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George von Lengerke Meyer (1907–1909) - Postmaster General

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Born in Boston to an East India merchant, George von Lengerke Meyer graduated from Harvard with a B.A. in 1879. Meyer began his political career as member of the Massachusetts State House of Representatives (1892-1896), where he served as Speaker at the end of his tenure (1894-1896). He then entered the diplomatic service, becoming ambassador to Italy (1900-1905) and later ambassador to Russia (1905). Meyer served as postmaster general in the presidential cabinet of Theodore Roosevelt from March 1907 to March 1909. His achievements included the establishment of postal savings banks and automobile mail collection. President William Howard Taft named him secretary of the Navy, a position Meyer would hold for the entirety of the Taft administration.

During that time, Meyer reformed the Navy, overhauling almost fifty battleships and cruisers, and made naval yards more efficient. After resigning in 1913, he became a vocal critic of his successor, Josephus Daniels, and promoted the political career of Theodore Roosevelt. Meyer died in Boston on March 9, 1918, at age 59.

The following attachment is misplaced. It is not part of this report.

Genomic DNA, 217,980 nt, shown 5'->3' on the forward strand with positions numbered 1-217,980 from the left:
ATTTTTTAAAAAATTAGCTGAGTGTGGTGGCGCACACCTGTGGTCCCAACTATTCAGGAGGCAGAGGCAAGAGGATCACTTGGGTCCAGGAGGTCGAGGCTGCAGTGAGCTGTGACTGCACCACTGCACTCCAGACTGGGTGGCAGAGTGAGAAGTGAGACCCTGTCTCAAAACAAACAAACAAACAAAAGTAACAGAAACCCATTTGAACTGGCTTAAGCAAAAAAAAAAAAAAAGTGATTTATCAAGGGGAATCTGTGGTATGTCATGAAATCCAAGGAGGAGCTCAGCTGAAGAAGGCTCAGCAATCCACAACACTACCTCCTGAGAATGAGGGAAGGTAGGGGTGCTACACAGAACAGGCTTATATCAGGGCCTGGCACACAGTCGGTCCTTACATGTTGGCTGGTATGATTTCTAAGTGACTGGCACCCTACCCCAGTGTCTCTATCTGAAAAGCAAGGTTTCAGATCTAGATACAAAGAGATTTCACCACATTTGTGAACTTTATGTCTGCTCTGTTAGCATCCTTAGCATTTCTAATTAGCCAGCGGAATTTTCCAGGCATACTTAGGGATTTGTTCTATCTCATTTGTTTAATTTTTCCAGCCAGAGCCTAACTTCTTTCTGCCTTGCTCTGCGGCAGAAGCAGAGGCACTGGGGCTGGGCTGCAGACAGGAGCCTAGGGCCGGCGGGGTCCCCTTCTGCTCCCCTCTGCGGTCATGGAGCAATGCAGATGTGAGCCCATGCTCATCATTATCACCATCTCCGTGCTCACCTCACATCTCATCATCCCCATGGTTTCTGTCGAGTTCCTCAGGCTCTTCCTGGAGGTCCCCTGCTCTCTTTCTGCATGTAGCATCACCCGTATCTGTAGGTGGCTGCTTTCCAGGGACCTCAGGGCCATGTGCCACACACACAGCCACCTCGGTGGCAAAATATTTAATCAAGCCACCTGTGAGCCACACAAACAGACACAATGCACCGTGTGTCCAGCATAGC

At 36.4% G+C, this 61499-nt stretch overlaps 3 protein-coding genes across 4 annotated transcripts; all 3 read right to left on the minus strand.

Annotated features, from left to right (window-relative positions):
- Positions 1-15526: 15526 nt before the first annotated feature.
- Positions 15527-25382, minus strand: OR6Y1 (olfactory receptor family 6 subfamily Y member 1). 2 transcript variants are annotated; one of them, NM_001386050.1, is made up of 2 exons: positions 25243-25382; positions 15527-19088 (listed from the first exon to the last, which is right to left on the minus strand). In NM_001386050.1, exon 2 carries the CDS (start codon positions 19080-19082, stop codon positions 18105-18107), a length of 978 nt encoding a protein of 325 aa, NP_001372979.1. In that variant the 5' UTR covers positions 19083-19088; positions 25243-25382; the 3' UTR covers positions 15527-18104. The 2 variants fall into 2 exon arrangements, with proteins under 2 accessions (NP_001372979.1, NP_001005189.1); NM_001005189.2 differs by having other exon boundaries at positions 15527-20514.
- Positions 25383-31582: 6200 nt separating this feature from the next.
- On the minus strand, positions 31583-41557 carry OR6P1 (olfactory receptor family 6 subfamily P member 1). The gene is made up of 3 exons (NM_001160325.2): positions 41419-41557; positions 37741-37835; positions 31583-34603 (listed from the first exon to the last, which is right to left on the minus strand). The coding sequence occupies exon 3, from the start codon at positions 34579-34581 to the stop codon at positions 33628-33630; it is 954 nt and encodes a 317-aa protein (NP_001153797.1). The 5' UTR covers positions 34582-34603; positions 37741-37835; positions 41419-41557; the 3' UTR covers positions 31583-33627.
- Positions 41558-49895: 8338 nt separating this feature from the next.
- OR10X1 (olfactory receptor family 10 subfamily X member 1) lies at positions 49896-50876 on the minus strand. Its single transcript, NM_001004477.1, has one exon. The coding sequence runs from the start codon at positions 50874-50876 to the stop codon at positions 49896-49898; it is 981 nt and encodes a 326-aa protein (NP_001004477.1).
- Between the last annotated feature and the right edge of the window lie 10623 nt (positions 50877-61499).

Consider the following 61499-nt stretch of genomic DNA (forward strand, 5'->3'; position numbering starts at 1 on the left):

Citation Information

Consulting Editor

Sidney Milkis

Professor Milkis is the White Burkett Miller Professor of Politics at the University of Virginia and Assistant Director for Academic Programs at the Miller Center of Public Affairs. His writings include:

American Government: Balancing Democracy and Rights (Co-authored with Marc Landy, McGraw-Hill, 2004)

Presidential Greatness (Co-authored with Marc Landy, University Press of Kansas, 2000)

Progressivism and the New Democracy (Co-edited with Jerome Mileur, University of Massachusetts Press, 1999)

The American Presidency: Origins and Development, 1776–1990 (Co-authored with Michael Nelson, CQ Press, 1990)